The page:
Since 2007, the awards have been given every year to a handful of postdoctoral and faculty-rank scientists in the New York City tri-state area who are 42 years old or younger and who are conducting highly innovative, interdisciplinary research in the life and physical sciences, mathematics, and engineering. Through 2013, 90 winners and finalists have been selected by a judging panel of 200 senior scientists. Funding has grown since the program's inception, and since 2013, each regional winner—chosen from a pool of hundreds of qualified applicants—receives $30,000, while finalists receive $10,000. To date, $1.45 million in unrestricted funds has been awarded. Mercedes Gorre, PhD, executive director of the Blavatnik Awards, says, "These awards have successfully identified and celebrated the best young scientists in the region at a time in their careers when such recognition and support can make the most difference."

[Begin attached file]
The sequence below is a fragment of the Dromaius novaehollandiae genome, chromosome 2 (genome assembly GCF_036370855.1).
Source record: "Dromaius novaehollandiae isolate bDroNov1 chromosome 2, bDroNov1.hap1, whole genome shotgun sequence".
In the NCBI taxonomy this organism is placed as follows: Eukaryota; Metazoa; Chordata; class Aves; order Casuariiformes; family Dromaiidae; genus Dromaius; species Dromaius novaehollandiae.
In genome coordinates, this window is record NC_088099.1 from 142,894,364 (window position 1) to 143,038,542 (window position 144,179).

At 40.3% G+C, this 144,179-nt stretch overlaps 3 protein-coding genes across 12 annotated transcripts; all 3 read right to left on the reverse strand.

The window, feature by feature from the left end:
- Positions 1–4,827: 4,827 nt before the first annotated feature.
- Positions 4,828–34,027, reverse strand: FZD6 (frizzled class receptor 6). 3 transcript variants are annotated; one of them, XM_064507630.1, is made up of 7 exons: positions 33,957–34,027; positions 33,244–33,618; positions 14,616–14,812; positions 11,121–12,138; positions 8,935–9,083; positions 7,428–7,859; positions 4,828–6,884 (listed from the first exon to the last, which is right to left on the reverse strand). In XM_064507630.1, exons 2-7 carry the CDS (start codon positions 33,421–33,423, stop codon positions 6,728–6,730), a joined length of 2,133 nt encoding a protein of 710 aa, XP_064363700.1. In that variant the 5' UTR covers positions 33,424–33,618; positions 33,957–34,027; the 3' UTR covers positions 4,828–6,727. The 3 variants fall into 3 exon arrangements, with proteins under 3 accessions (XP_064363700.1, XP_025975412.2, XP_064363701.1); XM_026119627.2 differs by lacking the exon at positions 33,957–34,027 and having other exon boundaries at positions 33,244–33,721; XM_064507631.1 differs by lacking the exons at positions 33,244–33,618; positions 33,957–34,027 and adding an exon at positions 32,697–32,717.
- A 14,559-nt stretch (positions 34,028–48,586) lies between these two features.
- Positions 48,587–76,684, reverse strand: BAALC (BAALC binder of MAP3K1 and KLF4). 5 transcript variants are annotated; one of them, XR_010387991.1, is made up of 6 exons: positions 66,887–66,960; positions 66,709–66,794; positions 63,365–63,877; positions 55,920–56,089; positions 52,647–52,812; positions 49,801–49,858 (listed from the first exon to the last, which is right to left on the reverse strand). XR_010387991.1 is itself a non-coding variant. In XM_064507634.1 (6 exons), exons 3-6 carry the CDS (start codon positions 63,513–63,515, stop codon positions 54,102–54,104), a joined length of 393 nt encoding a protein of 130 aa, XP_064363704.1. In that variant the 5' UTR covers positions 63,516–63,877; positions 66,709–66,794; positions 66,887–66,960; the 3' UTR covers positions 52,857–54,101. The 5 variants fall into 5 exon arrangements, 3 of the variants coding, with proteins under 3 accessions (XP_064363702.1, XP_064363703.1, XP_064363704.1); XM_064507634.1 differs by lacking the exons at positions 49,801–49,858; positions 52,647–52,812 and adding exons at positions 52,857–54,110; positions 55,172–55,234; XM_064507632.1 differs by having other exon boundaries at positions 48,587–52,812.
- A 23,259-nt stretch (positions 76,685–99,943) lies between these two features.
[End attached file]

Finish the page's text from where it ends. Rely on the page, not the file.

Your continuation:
A stunning success, the regional awards helped to fulfill Blavatnik's goal to boost today's rising scientific stars, some of whom may well be on the path toward becoming tomorrow's Nobel Prize winners. "I'm pleased that we are able to provide critical support and encouragement to our most promising young scientists as they pursue their careers," Blavatnik says.
The Blavatnik Awards Go National
Though pleased with the new ecosystem for nurturing young talent he dreamt up a decade earlier, Blavatnik's vision was still growing exponentially. In 2013, he decided to expand the program to the national level, and in summer 2014 the first winners of the Blavatnik National Awards for Young Scientists were announced. The three national laureates, in the fields of life sciences, physical sciences, engineering, and chemistry, were selected from more than 300 highly innovative faculty-level researchers. They each received $250,000—the largest unrestricted prize for young scientists.